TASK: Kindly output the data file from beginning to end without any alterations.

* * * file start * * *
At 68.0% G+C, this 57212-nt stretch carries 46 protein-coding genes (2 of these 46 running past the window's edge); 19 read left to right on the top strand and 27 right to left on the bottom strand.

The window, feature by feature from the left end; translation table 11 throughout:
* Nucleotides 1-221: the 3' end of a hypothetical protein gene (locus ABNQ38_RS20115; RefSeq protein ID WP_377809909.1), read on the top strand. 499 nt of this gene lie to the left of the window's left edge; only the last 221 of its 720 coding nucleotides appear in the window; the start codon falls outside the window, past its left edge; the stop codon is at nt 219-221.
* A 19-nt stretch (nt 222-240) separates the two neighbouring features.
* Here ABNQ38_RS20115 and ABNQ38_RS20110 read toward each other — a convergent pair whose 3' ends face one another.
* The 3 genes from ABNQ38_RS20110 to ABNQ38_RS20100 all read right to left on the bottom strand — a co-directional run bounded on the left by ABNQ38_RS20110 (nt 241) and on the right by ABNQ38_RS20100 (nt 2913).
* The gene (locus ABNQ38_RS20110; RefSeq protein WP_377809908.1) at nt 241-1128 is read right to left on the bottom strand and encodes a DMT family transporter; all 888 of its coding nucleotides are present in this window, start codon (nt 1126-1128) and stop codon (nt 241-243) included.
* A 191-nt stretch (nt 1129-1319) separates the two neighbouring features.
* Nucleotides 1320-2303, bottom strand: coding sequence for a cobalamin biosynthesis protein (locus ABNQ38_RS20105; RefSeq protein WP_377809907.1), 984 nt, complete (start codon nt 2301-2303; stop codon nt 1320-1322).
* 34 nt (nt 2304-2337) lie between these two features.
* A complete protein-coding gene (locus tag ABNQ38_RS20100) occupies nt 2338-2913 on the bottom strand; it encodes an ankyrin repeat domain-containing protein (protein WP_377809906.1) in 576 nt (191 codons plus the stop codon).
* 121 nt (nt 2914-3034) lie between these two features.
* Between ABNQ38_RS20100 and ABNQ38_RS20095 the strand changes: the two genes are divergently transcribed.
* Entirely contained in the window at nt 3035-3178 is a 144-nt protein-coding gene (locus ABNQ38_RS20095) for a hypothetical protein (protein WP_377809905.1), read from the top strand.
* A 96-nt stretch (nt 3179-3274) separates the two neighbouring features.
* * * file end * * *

At 68.0% G+C, this 57212-nt stretch carries 46 protein-coding genes (2 of these 46 running past the window's edge); 19 read left to right on the top strand and 27 right to left on the bottom strand.

The window, feature by feature from the left end; translation table 11 throughout:
* Nucleotides 1-221: the 3' end of a hypothetical protein gene (locus ABNQ38_RS20115; RefSeq protein ID WP_377809909.1), read on the top strand. 499 nt of this gene lie to the left of the window's left edge; only the last 221 of its 720 coding nucleotides appear in the window; the start codon falls outside the window, past its left edge; the stop codon is at nt 219-221.
* A 19-nt stretch (nt 222-240) separates the two neighbouring features.
* Here ABNQ38_RS20115 and ABNQ38_RS20110 read toward each other — a convergent pair whose 3' ends face one another.
* The 3 genes from ABNQ38_RS20110 to ABNQ38_RS20100 all read right to left on the bottom strand — a co-directional run bounded on the left by ABNQ38_RS20110 (nt 241) and on the right by ABNQ38_RS20100 (nt 2913).
* The gene (locus ABNQ38_RS20110; RefSeq protein WP_377809908.1) at nt 241-1128 is read right to left on the bottom strand and encodes a DMT family transporter; all 888 of its coding nucleotides are present in this window, start codon (nt 1126-1128) and stop codon (nt 241-243) included.
* A 191-nt stretch (nt 1129-1319) separates the two neighbouring features.
* Nucleotides 1320-2303, bottom strand: coding sequence for a cobalamin biosynthesis protein (locus ABNQ38_RS20105; RefSeq protein WP_377809907.1), 984 nt, complete (start codon nt 2301-2303; stop codon nt 1320-1322).
* 34 nt (nt 2304-2337) lie between these two features.
* A complete protein-coding gene (locus tag ABNQ38_RS20100) occupies nt 2338-2913 on the bottom strand; it encodes an ankyrin repeat domain-containing protein (protein WP_377809906.1) in 576 nt (191 codons plus the stop codon).
* 121 nt (nt 2914-3034) lie between these two features.
* Between ABNQ38_RS20100 and ABNQ38_RS20095 the strand changes: the two genes are divergently transcribed.
* Entirely contained in the window at nt 3035-3178 is a 144-nt protein-coding gene (locus ABNQ38_RS20095) for a hypothetical protein (protein WP_377809905.1), read from the top strand.
* A 96-nt stretch (nt 3179-3274) separates the two neighbouring features.